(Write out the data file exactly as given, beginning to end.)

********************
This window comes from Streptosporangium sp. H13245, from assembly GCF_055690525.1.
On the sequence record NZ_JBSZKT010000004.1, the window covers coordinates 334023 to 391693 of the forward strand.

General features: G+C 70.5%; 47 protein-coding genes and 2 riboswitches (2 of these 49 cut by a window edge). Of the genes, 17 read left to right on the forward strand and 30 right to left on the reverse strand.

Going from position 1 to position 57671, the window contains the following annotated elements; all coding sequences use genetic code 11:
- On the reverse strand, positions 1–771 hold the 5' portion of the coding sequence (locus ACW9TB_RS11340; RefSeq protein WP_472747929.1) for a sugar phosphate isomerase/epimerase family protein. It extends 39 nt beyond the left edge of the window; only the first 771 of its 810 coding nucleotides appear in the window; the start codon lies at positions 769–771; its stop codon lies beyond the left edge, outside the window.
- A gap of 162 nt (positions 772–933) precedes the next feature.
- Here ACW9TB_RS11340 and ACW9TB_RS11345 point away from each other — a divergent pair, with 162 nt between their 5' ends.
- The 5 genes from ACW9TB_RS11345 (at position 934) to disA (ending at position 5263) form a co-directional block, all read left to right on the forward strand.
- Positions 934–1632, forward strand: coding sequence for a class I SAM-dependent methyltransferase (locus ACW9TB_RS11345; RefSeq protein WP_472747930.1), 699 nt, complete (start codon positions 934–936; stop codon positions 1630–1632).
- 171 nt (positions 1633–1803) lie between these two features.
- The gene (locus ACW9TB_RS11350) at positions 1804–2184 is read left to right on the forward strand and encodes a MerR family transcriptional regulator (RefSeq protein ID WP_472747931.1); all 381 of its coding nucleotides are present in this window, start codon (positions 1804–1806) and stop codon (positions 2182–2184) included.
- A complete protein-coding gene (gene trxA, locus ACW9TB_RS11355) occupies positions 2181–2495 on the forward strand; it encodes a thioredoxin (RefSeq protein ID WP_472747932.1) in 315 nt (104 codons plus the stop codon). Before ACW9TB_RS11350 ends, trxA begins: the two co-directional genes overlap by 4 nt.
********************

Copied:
This window comes from Streptosporangium sp. H13245, from assembly GCF_055690525.1.
On the sequence record NZ_JBSZKT010000004.1, the window covers coordinates 334023 to 391693 of the forward strand.

General features: G+C 70.5%; 47 protein-coding genes and 2 riboswitches (2 of these 49 cut by a window edge). Of the genes, 17 read left to right on the forward strand and 30 right to left on the reverse strand.

Going from position 1 to position 57671, the window contains the following annotated elements; all coding sequences use genetic code 11:
- On the reverse strand, positions 1–771 hold the 5' portion of the coding sequence (locus ACW9TB_RS11340; RefSeq protein WP_472747929.1) for a sugar phosphate isomerase/epimerase family protein. It extends 39 nt beyond the left edge of the window; only the first 771 of its 810 coding nucleotides appear in the window; the start codon lies at positions 769–771; its stop codon lies beyond the left edge, outside the window.
- A gap of 162 nt (positions 772–933) precedes the next feature.
- Here ACW9TB_RS11340 and ACW9TB_RS11345 point away from each other — a divergent pair, with 162 nt between their 5' ends.
- The 5 genes from ACW9TB_RS11345 (at position 934) to disA (ending at position 5263) form a co-directional block, all read left to right on the forward strand.
- Positions 934–1632, forward strand: coding sequence for a class I SAM-dependent methyltransferase (locus ACW9TB_RS11345; RefSeq protein WP_472747930.1), 699 nt, complete (start codon positions 934–936; stop codon positions 1630–1632).
- 171 nt (positions 1633–1803) lie between these two features.
- The gene (locus ACW9TB_RS11350) at positions 1804–2184 is read left to right on the forward strand and encodes a MerR family transcriptional regulator (RefSeq protein ID WP_472747931.1); all 381 of its coding nucleotides are present in this window, start codon (positions 1804–1806) and stop codon (positions 2182–2184) included.
- A complete protein-coding gene (gene trxA, locus ACW9TB_RS11355) occupies positions 2181–2495 on the forward strand; it encodes a thioredoxin (RefSeq protein ID WP_472747932.1) in 315 nt (104 codons plus the stop codon). Before ACW9TB_RS11350 ends, trxA begins: the two co-directional genes overlap by 4 nt.